A. P. HITCHENS
Assembling men from widely different environments, into the close contacts of military mobilizations favors the accelerated spread of infectious diseases and the development of explosive outbreaks. This means that carefully planned procedures for blocking their spread must be weighed against the exigencies of the military emergency. Whenever it is possible, and to the greatest extent possible, we want to counteract the passage of infection from the carrier to the susceptible recruit.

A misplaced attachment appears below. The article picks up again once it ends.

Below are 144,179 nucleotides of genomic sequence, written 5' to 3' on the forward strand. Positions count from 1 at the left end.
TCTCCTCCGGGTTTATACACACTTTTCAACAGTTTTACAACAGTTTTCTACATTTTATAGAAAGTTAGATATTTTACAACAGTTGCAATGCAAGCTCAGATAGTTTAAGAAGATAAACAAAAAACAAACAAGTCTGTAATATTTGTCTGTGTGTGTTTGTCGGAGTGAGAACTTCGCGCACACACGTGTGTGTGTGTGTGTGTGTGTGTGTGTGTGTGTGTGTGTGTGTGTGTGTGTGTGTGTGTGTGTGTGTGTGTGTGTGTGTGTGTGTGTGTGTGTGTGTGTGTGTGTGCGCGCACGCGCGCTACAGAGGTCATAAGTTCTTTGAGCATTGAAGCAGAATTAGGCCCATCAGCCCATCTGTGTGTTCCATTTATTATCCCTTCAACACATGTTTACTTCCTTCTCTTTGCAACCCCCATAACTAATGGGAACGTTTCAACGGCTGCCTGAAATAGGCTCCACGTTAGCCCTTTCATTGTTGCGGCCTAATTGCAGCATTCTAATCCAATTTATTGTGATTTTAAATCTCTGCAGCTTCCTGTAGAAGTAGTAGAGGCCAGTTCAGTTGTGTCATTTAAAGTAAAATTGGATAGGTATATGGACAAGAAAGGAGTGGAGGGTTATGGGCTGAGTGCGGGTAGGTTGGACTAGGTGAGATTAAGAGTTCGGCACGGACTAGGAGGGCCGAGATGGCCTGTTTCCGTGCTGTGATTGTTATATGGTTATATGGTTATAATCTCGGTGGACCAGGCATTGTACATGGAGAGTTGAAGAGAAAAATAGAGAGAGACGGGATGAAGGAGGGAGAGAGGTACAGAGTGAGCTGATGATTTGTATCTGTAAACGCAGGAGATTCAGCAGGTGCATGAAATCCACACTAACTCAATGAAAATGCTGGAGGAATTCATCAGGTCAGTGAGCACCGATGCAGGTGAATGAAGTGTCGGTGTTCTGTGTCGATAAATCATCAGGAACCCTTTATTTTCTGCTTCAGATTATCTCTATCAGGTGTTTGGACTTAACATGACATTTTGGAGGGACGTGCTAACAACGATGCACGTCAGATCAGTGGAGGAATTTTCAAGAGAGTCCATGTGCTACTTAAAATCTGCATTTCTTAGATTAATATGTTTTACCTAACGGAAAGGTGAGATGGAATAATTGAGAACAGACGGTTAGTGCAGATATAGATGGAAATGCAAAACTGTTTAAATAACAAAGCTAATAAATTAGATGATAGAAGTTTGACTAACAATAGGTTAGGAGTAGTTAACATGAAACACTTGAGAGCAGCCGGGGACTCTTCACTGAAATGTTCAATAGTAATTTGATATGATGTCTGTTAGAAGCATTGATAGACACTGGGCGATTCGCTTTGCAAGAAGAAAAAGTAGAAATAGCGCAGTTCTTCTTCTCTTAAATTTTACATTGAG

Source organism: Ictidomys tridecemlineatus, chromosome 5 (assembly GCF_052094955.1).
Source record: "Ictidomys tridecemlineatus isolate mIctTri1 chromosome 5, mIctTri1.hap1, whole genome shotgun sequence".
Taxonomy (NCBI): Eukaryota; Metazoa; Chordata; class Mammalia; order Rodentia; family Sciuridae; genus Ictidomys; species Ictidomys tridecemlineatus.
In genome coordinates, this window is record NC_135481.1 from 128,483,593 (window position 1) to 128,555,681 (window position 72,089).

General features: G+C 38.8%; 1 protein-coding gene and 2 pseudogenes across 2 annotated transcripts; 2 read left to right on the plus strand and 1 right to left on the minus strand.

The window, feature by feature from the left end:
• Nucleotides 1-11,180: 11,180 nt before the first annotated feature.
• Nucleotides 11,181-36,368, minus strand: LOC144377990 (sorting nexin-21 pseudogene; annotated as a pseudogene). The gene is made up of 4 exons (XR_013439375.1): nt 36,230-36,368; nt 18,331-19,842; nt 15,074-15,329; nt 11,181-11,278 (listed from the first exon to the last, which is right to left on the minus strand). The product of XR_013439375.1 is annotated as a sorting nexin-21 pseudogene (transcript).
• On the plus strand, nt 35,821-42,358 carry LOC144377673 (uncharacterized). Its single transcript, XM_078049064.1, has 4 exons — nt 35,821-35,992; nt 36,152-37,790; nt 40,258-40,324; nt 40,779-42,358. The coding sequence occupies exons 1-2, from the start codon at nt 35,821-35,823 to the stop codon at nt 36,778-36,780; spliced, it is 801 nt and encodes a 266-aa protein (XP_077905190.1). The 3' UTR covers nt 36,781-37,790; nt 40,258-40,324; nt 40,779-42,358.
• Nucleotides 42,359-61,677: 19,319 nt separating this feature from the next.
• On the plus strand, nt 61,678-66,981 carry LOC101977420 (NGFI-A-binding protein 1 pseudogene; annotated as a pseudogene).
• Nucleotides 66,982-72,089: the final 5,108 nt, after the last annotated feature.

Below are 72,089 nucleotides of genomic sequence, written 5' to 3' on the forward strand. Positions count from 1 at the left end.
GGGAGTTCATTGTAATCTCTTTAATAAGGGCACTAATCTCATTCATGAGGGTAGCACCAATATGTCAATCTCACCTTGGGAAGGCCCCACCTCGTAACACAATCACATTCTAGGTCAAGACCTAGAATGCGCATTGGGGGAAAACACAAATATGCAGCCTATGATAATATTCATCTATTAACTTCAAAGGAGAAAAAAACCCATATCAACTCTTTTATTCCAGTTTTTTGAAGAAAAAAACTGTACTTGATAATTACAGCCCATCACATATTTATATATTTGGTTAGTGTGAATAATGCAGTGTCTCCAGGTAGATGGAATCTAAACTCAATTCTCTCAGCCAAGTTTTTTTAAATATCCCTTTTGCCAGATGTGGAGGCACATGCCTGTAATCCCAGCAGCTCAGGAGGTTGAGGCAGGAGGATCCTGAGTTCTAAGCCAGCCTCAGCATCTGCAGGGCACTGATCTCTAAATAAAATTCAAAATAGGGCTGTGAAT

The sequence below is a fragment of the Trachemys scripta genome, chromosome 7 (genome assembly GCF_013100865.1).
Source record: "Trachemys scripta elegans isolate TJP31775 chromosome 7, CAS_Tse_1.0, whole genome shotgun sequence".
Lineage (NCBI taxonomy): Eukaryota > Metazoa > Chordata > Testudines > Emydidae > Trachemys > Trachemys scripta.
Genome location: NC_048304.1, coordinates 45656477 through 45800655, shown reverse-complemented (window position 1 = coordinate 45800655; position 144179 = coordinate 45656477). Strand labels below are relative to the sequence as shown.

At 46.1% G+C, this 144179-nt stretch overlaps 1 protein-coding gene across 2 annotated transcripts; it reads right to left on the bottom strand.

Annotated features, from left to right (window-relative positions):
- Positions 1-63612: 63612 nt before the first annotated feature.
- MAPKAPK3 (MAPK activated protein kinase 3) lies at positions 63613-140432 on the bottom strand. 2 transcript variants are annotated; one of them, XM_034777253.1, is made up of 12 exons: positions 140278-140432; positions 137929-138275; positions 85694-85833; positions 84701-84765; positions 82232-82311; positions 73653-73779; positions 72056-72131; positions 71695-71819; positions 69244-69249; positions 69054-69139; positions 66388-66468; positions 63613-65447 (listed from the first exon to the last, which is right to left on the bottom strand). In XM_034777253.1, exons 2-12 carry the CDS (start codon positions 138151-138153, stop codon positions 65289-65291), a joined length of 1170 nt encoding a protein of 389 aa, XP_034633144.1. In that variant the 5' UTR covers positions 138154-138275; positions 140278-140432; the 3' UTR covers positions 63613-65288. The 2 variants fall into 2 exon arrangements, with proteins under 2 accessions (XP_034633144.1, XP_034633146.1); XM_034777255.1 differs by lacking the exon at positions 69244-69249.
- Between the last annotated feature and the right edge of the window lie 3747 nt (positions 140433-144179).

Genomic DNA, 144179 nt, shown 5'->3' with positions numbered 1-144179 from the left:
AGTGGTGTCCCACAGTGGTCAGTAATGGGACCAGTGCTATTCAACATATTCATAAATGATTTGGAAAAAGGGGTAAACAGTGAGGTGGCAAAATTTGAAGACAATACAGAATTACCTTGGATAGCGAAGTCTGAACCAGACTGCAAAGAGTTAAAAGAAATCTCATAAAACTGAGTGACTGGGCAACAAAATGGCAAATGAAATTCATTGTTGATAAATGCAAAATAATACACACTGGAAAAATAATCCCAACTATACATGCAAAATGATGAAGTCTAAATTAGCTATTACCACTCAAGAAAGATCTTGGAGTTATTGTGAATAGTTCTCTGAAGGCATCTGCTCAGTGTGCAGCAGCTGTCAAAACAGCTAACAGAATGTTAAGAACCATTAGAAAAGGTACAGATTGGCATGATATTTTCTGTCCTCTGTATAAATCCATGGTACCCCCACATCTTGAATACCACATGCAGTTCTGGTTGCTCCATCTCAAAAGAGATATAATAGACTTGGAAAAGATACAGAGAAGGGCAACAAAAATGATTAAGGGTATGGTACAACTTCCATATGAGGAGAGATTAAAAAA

Zinsser1 and others have suggested a scheme of "gradual mobilization" which would consist of regional aggregations of recruits in small groups of several hundred men in separate local camps
HITCHENS AP. THE CONTROL OF INFECTIOUS DISEASES IN RAPIDLY MOBILIZED TROOPS1. Ann Intern Med. 1941;15:172–177. doi: 10.7326/0003-4819-15-2-172
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Published: Ann Intern Med. 1941;15(2):172-177.
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